Thursday, 25 October 2007
Dáil Eireann Debate
147. Deputy Denis Naughten asked the Minister for Justice, Equality and Law Reform if residency in Northern Ireland can be included in the calculation of the minimum required period of residency prior to applying for citizenship; and if he will make a statement on the matter. [25848/07]
Minister for Justice, Equality and Law Reform (Deputy Brian Lenihan): Since the Deputy has not provided details of a particular case, I can only set out the position generally. The statutory requirements for naturalisation are set out in the Irish Nationality and Citizenship Act 1956, as amended. This provides that applicants for naturalisation, other than spouses of Irish citizens, must have been resident in the State for five years of the nine year period prior to the date of application. Resident in this context means residence for which the applicant had the permission of the Minister for Justice, Equality and Law Reform and where such permission was not granted for the purposes of study or seeking asylum.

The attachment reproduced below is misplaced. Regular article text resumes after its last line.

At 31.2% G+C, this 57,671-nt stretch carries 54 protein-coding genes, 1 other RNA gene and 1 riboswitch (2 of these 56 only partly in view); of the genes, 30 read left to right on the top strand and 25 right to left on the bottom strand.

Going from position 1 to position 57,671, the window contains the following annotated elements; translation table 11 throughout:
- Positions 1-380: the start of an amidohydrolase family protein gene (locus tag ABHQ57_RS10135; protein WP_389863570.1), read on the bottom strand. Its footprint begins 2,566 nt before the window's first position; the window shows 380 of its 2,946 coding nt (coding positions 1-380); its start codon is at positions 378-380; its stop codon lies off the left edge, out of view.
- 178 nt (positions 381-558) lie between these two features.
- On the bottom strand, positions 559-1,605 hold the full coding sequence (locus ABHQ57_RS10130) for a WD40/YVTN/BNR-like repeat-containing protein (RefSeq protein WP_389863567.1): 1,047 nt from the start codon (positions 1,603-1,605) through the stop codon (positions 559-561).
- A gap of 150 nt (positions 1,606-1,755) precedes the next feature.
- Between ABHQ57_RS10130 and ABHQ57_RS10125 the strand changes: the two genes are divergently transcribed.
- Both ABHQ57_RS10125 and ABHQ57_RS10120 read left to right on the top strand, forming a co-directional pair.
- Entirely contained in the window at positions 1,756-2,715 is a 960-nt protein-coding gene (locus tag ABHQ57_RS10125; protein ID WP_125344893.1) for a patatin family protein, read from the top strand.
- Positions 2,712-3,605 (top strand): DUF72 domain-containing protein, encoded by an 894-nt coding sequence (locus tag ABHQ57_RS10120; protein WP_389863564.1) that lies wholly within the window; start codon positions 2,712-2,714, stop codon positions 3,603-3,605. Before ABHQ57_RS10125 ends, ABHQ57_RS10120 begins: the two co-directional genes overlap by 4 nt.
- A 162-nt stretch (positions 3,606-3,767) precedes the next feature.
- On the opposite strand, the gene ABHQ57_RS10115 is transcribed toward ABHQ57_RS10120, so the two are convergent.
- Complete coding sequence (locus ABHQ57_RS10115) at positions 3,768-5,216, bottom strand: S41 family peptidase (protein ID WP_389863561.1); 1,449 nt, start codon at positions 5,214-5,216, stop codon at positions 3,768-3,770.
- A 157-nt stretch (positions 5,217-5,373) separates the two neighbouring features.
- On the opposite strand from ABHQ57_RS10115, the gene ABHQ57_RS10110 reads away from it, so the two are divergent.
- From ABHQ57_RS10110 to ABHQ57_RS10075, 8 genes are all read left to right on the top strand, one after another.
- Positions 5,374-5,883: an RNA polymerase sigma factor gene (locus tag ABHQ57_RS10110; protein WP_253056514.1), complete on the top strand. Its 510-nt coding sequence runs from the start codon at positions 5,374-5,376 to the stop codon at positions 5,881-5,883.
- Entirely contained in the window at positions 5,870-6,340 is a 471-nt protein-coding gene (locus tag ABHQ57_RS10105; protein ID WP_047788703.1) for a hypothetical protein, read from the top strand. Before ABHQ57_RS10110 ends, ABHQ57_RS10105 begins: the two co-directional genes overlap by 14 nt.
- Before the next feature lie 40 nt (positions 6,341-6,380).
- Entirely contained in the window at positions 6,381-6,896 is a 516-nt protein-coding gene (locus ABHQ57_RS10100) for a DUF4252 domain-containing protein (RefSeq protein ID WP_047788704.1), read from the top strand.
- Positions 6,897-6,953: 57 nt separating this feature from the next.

A foreign national married to an Irish citizen for at least three years may apply for naturalisation under section 15A of the Irish Naturalisation and Citizenship Act 1956, as amended, where they have been continuously resident on the island of Ireland for the year immediately prior to the date of their application and for two out of the four years prior to that year. The marriage concerned must be recognised under the laws of the State as subsisting.
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